David Ortiz: I may leave Red Sox over "drama"

Player: David Ortiz Position: Designated Hitter Last Team: Boston Red Sox Status: Unrestricted Free Agent Boston Red Sox designated hitter David Ortiz is congratulated by U.S. Army Rangers Sgt. Lucas Carr after his two-run home run off Los Angeles Angels during the seventh inning in Boston, Monday, May 2, 2011. Boston won 9-5. Pujols, Fielder on market as free agency opens AP Photo/Charles Krupa

David Ortiz congratulated by U.S. Army Rangers Sgt. Lucas Carr
Boston Red Sox designated hitter David Ortiz is congratulated by U.S. Army Rangers Sgt. Lucas Carr after his two-run home run off Los Angeles Angels Francisco Rodriguez during the seventh inning in Boston, Monday, May 2, 2011.
AP Photo/Charles Krupa

Big Papi may have a flair for the dramatic on the diamond but apparently he could do without all the drama off the field.

In an interview with ESPN on Wednesday, impending free agent David Ortiz said there was "too much drama" on the Red Sox after the team's historic September collapse that triggered the departure of manager Terry Francona and GM Theo Epstein. He strongly hinted that he may be wearing a different uniform next year.

"There's too much drama," Ortiz told ESPN. "I have been thinking about a lot of things. I don't know if I want to be part of this drama for next year."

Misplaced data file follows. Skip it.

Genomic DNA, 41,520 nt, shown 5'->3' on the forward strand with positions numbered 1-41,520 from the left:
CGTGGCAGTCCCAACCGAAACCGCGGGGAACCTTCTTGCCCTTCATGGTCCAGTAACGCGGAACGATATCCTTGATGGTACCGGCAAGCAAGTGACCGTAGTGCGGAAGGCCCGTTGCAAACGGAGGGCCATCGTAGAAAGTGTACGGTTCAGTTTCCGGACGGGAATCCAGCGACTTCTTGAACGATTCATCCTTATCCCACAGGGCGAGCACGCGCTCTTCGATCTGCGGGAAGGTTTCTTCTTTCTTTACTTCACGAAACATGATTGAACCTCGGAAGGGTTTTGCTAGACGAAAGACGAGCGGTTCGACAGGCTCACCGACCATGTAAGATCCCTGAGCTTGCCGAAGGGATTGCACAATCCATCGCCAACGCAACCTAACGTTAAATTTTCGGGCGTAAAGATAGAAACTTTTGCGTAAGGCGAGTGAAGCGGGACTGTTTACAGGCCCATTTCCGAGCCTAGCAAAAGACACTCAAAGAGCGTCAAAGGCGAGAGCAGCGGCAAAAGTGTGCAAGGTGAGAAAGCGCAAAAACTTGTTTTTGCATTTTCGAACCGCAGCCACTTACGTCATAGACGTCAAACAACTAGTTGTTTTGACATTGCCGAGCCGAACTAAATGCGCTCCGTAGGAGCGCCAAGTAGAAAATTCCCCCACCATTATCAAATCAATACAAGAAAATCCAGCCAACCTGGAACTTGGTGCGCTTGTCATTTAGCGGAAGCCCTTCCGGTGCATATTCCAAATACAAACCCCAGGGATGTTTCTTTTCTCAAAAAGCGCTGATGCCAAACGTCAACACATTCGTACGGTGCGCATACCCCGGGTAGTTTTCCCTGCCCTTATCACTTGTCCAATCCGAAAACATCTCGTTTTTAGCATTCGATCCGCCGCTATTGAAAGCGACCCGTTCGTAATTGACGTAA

Ortiz, one of the most beloved athletes in Boston history, also expressed some resentment that some in the city have suggested the team should let him go.

"I see a lot of people out there asking the Red Sox to let Papi go, and I don't know why," said Ortiz, who turns 36 next month. "As long as I've been here, I'm just doing my thing."

Ortiz spoke to ESPN a day after the Boston Globe published a salacious report about the team's dysfunction and disunity during the season. Among the article's allegations: Francona may have been "distracted" by marital and health problems; veteran players showed no leadership; and certain pitchers drank beer, ate fast food and played video games in the clubhouse during games rather than be with their teammates in the dugout.

Ortiz told ESPN the clubhouse behavior was nothing new.

"We had that when we won the World Series in 2004," he said. "We had that when we won the World Series in 2007. Beer in the clubhouse, it's always been there. Video games, that's always been there; guys eating fried chicken, that's always been there."

Though he struggled in September, Ortiz had a strong 2011 campaign, hitting .309 with 29 home runs and 96 RBIs. The Red Sox picked up his player option last year, but he has said he wants a multiyear contract. Could such a deal come from the rival Yankees?

"That's something I gotta think about," Ortiz told ESPN of a possible move to the Bronx. "It's great from what I hear. It's a good situation to be involved in. Who doesn't want to be involved in a great situation where everything goes the right way?"

David Ortiz in pinstripes? In Boston sports lore, that scenario may well eclipse the curse of the Bambino.

  • Stephen Smith

    Stephen Smith is a senior editor for CBSNews.com

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